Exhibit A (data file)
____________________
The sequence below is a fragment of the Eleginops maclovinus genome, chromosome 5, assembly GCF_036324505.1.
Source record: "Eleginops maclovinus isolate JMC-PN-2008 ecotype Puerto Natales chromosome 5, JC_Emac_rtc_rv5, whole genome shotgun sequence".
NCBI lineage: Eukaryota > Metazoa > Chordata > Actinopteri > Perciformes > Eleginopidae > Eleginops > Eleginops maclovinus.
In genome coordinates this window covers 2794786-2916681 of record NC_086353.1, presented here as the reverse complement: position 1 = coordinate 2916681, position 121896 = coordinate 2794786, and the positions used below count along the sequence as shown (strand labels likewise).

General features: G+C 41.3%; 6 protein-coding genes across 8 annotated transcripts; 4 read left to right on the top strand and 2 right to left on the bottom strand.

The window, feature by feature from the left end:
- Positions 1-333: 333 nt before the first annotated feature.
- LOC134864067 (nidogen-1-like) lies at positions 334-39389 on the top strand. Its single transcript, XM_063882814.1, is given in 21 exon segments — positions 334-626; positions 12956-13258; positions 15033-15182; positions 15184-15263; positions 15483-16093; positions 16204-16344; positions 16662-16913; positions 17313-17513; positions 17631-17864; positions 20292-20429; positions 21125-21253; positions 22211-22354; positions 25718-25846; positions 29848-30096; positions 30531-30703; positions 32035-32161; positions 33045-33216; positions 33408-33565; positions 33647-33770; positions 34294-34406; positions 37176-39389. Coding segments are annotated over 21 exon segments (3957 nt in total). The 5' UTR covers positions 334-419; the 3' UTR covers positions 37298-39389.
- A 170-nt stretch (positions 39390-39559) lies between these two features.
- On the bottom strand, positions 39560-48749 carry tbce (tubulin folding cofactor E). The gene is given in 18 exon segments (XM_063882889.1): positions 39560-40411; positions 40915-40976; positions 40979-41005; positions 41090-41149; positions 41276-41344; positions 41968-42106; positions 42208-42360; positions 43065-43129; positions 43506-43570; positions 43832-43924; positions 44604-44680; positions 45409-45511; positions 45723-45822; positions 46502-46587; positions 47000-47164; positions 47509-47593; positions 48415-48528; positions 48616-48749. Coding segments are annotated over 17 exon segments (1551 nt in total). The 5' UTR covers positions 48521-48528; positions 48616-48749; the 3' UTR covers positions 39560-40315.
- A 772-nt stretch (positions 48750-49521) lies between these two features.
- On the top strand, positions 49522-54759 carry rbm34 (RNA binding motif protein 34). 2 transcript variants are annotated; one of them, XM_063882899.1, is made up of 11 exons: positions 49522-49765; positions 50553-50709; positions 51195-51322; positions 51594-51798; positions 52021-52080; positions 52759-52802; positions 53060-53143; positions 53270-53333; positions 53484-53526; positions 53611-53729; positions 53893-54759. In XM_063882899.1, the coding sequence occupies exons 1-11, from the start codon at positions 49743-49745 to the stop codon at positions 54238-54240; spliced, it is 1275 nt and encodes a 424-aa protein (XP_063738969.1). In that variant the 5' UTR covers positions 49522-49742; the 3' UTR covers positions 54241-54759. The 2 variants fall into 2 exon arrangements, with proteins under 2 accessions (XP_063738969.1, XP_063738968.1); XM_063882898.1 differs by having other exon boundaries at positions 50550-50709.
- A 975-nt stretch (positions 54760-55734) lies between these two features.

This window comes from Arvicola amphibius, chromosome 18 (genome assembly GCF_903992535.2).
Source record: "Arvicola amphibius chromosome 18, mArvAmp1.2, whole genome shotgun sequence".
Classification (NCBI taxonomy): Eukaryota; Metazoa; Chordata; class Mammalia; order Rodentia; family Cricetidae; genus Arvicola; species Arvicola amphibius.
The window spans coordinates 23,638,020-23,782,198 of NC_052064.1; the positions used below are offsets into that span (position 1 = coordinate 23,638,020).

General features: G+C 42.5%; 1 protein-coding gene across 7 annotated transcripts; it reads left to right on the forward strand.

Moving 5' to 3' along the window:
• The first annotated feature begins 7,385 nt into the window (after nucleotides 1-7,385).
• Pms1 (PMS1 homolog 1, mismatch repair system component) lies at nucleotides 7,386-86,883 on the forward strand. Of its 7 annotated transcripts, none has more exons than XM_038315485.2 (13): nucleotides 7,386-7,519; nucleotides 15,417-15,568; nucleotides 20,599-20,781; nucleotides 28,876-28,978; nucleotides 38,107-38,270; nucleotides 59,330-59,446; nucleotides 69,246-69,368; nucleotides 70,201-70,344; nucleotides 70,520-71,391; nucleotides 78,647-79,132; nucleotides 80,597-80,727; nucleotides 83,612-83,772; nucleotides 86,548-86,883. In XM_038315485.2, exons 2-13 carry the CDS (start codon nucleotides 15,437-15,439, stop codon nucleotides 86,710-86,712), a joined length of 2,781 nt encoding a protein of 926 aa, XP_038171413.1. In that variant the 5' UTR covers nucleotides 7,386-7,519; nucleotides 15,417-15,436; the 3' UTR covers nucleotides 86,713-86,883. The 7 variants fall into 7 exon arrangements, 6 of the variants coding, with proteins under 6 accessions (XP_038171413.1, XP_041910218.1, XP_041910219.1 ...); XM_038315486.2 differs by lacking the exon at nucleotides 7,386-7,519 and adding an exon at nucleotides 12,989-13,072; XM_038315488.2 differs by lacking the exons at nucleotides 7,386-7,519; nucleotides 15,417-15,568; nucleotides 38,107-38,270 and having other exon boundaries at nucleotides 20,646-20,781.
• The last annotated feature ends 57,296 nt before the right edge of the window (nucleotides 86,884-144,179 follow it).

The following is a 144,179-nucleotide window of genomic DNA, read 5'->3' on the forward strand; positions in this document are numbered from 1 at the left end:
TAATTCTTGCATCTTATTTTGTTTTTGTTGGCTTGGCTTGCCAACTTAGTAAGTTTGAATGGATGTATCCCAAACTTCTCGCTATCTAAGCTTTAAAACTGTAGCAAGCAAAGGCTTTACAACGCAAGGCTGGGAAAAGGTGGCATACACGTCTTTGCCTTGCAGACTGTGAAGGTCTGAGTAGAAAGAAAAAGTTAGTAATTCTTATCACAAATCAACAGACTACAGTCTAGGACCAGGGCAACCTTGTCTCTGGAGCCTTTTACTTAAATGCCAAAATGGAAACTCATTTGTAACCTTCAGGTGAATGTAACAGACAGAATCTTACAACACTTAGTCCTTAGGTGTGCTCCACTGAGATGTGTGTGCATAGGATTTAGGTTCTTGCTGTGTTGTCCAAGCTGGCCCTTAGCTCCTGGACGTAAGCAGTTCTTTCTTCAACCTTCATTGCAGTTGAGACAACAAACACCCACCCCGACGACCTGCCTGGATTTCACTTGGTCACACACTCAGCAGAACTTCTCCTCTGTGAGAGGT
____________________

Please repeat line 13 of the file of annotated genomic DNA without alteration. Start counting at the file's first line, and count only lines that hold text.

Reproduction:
- A 975-nt stretch (positions 54760-55734) lies between these two features.